Pasadena Police has two new officers.
Ryan McInnis and Dylan Boersma graduated from the Orange County Sheriff’s Training Academy as members of class 236 in a ceremony held in front of thousands of family members, supporters and law enforcement personnel at the academy on Aug. 15.
“It’s always exciting to have new officers join our ranks as Pasadena Police Officers. New member bring new ideas, new perspective and infectious energy,” said Sergeant Michael Gligorijevic, of Pasadena Police Department’s Employment Services Unit. “Ryan and Dylan both have diverse backgrounds and it will be exciting to see how they help mold the ever changing face of the Pasadena Police Department.
Prior to being hired Officer Ryan McInnis served in the United States Army with the 1st BCT 3/73 Calvary Regiment 82nd AIRBORNE DIV.
Dylan Boersma joins us after growing up as a child actor staring in movies such movies as Drillbit Taylor. Dylan’s father is a 34 year veteran of the Los Angeles Sheriff’s Department which will help Dylan feel right at home while at work.
Pasadena Police Chief John Perez and members of the command staff were on hand as McInnis and Boersma were among the class of 53 graduates from the high-stress, six-month academy, where recruits are expected to get through rigorous physical fitness training with a constant demand to perform well in a variety of scenarios.
“This academy tested us mentally and physically,” said Class President Jordan Dorrance, a Santa Monica Police Department recruit. “It pushed each of us to our limits and then beyond that limit. From day-one, we have been expected to give everything, all while performing under intense pressure.”
Training focused on force-on-force, less-lethal and non-lethal force options, emergency driver training, search techniques, firearms training and investigations.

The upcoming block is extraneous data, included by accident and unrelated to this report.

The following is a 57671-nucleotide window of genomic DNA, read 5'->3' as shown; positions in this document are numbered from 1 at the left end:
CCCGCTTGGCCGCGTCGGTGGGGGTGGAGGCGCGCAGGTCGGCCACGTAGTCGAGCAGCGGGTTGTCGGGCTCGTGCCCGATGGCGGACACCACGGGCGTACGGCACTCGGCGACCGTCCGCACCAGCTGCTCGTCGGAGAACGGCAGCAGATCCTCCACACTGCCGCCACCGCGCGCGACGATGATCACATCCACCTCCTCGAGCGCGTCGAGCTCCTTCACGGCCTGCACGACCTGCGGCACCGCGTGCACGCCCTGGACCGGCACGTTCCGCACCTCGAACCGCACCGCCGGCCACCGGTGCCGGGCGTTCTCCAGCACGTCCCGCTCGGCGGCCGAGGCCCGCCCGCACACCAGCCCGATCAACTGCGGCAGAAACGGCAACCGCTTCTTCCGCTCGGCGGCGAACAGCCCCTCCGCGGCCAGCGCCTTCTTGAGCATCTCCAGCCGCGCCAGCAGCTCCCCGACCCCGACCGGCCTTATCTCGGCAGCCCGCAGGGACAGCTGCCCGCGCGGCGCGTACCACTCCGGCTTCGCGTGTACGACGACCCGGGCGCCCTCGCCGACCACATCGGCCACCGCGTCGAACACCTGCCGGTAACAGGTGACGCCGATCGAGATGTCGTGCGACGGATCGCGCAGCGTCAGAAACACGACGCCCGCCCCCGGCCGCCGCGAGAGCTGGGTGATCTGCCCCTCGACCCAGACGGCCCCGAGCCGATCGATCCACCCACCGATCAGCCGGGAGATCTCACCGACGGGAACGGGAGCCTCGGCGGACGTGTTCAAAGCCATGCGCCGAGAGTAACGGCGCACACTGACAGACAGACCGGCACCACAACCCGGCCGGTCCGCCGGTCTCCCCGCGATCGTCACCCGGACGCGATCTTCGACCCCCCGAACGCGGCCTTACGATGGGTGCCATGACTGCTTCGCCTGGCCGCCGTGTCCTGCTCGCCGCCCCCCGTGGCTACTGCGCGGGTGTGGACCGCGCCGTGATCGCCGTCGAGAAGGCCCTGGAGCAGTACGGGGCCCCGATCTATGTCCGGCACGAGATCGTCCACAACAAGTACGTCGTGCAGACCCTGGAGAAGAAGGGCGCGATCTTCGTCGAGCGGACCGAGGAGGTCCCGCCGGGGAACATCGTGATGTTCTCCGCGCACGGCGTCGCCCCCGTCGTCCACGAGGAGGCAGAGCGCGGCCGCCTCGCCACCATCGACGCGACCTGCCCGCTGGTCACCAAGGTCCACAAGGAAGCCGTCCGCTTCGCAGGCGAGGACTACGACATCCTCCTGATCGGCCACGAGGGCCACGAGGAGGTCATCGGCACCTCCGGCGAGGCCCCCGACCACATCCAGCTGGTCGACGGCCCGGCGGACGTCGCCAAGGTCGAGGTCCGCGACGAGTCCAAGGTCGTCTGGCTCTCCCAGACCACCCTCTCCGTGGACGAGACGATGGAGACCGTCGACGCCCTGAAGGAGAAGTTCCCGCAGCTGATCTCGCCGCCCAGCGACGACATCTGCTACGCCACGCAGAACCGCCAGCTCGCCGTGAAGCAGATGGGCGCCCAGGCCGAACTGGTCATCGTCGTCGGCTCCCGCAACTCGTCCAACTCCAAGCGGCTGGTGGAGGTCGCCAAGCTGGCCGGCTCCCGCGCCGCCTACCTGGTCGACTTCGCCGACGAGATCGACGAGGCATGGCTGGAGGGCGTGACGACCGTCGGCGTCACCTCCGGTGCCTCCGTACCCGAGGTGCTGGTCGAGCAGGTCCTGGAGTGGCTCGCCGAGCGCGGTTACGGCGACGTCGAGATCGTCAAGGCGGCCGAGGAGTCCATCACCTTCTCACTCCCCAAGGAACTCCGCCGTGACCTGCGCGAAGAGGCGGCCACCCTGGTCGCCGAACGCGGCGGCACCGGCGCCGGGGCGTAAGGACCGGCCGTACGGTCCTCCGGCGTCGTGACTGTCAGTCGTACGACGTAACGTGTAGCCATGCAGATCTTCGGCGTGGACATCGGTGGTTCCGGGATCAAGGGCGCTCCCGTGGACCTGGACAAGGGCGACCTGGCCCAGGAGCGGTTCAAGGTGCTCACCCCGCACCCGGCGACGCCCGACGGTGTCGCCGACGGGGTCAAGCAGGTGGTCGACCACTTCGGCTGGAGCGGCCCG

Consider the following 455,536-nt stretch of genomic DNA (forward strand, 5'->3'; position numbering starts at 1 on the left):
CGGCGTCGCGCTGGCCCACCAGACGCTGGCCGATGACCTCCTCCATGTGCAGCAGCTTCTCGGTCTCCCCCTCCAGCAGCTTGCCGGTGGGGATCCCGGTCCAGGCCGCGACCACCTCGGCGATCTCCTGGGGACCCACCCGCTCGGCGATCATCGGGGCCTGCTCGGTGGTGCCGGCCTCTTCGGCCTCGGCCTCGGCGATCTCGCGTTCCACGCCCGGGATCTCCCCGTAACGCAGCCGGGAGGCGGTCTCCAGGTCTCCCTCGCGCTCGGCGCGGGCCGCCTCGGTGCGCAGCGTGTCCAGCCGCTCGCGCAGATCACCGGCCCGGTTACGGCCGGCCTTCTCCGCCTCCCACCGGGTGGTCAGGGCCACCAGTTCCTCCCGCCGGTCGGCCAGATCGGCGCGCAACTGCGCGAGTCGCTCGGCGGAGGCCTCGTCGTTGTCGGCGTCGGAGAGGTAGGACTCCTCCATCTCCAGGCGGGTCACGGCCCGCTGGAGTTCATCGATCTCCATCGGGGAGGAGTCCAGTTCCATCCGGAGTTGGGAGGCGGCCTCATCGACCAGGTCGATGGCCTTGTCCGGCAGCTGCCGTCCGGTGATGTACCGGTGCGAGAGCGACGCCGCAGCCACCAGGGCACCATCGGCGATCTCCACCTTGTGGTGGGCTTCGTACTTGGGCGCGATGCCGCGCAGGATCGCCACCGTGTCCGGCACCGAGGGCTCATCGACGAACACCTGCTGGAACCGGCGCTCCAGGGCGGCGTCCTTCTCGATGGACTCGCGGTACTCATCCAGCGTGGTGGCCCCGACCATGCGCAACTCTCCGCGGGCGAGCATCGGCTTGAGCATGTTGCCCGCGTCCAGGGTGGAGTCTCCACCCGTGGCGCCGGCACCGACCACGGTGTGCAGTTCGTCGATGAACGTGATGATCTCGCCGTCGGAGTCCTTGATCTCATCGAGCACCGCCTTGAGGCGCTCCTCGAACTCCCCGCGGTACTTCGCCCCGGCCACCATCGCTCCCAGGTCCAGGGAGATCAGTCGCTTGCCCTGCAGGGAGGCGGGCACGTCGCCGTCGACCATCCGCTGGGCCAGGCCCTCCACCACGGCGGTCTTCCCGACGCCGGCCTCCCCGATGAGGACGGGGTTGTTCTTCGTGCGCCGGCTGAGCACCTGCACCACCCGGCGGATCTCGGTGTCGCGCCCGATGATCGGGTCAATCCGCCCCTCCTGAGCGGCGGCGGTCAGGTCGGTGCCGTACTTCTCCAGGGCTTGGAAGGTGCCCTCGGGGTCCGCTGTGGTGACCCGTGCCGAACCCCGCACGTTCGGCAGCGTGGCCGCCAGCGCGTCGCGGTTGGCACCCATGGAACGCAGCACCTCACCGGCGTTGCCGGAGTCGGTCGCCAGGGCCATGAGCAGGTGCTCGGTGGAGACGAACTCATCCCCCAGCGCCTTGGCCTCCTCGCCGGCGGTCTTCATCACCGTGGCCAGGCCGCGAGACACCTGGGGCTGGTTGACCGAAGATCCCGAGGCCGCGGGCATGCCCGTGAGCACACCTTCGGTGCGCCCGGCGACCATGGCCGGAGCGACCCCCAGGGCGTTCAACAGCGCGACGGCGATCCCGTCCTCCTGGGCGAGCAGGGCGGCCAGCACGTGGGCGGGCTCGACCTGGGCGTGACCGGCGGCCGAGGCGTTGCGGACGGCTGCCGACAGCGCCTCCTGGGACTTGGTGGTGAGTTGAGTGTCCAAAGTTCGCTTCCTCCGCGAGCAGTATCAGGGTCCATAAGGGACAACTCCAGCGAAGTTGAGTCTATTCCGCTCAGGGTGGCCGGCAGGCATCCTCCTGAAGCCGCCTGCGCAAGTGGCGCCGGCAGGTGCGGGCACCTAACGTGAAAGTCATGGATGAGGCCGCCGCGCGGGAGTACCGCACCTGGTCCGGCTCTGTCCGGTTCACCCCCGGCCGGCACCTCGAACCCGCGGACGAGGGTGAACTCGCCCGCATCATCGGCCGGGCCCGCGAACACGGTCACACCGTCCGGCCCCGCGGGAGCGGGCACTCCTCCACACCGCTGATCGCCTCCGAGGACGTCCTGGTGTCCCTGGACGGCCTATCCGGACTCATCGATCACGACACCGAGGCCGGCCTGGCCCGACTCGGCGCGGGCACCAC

Recruits were prepared physically and mentally.
Tustin Police Chief Greenberg was the keynote speaker for the academy graduation.
“In my opinion, law enforcement is the most honorable profession on the planet, and guys should be proud of what you’ve accomplished already,” Greenberg told the graduates. “You join a law enforcement family and that law enforcement family runs throughout this room, throughout the county, throughout the state and throughout the nation”
Greenberg went on to point out the current challenges faced by law enforcement officers including the drug epidemic, homeless crisis and mental health crisis, along with more intense scrutiny by the public and the media than ever before.
“Today’s cops need to be lawyers, mental health workers, domestic counselors, drug and alcohol abuse counselors and mental professionals,” Greenberg said. “We need to be trained in advance tactics, de-escalation techniques, crisis negation peer support and the list goes on and on.”
The chief discussed the dangers of the profession and mentioned the recent shooting death of CHP Officer Andre Moye and wounding of six police officers in Philadelphia.
He talked about new laws that seem to favor the criminals over citizens and the police.
But there is a huge upside to the career, Greenberg said.
“We work in a profession that is exciting and fulfilling,” Greenberg said. “We get to help people in their time of need. Occasionally, we get to save lives.”